The group began working on the garden and holding classes this winter at the Westside Community Center. Unlike with most community gardens, Mee says, they’ll meet 12 months out of the year.

“It doesn’t make a lot of sense to build the soil, build the life in the soil — and then by ignoring it for five, six months, allowing that life to die, again to rebuild,” Mee says. “Doesn’t make sense. So the garden will need water in the winter.”

Since a large part of what the gardeners hope to build is a sense of community, they limit membership to Westside residents. A 26-week membership fee of $145 per individual or family covers the expenses of maintaining the garden and improving infrastructure.

click to enlarge The Westside Community Garden’s new organizers took it over last summer. - COURTESY WESTSIDE COMMUNITY GARDEN
  • Courtesy Westside Community Garden
  • The Westside Community Garden’s new organizers took it over last summer.

Members are expected to invest about four hours a week in the garden, including group work days, individual watering time and classes on topics such as planting, mulching, pest management, composting and harvesting.

The group’s work is guided by principles of regenerative agriculture, a school of thought that takes sustainability a step further by not only maintaining the soil and environment, but restoring its health.

Through a partnership with local nonprofit SoilCycle, the garden will soon become a drop-off location for compost materials.

“The focus is definitely on growing the food and also bringing that community, but what I’m enjoying is also learning how to lessen the trash that we produce as people, just by understanding how the compost system works and how it feeds the soil,” Merrill says. 

When it comes to regenerative agriculture, animals are also “a vital, important part of the puzzle,” Mee says — so much so that the group hopes to bring in chickens and goats next year.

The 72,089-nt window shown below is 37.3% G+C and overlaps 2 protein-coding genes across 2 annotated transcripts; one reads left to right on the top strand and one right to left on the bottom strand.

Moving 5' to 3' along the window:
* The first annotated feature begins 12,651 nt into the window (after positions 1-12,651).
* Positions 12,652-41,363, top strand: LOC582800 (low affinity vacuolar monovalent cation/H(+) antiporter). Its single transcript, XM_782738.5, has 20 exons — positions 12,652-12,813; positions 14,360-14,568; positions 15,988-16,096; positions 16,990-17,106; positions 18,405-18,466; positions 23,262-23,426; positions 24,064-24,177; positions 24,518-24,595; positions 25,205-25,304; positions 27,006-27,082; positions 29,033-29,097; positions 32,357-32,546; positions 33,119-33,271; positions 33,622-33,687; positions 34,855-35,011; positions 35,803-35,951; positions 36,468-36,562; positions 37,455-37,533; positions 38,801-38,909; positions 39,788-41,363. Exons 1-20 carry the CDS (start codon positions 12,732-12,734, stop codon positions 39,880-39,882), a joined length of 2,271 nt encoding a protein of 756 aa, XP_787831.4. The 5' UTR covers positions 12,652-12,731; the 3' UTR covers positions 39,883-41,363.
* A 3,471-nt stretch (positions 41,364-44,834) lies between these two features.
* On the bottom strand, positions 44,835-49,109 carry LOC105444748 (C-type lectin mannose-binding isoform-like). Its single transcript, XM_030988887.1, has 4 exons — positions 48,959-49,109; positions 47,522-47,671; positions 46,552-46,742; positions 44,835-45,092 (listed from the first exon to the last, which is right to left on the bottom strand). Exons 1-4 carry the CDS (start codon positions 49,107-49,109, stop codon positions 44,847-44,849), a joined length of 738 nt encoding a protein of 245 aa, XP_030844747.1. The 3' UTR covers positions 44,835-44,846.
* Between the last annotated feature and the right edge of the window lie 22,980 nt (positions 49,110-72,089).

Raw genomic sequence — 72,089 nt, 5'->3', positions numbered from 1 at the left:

click to enlarge Growing food together means the success of the garden depends on everyone. - FAITH MILLER
  • Faith Miller
  • Growing food together means the success of the garden depends on everyone.

It’s more important now than ever for residents to learn to garden, says Gibb, of Pikes Peak Urban Gardens.

“I think it’s so easy for a typical consumer in our community to drive down to the Safeway or the Costco or whatever and load up a cart and feel like everything is just fine,” Gibb says. But she points to the time she couldn’t find cabbage for a St. Patrick’s Day meal after the “bomb cyclone” snowstorm closed Interstate 25 — cutting off distribution trucks — as an example of why Coloradans should be concerned.

Due to climate, location and the loss of farms, Gibb calls the Pikes Peak region “one of the worst communities in the state ... with regard to access to food and growing spaces.”

But she thinks residents are taking notice, given the increasing number of people, especially young adults, that she’s seen joining community gardens and attending classes.

“There’s just a lot more interest in being self-sufficient — not being dependent on structures that you might not want to support,” Gibb says. “And so I think [gardening has] taken on a new interest in young folks.

“We need these folks that are getting quite old now, but who hold a vast amount of gardening knowledge, to share that knowledge, with really — it would be like their grandkids’ generation, frankly — and it’s cool.”

Comments

Subscribe to this thread:

Add a comment

Latest in Local News

Readers also liked…

More by Faith Miller

All content © Copyright 2019, The Colorado Springs Independent

Website powered by Foundation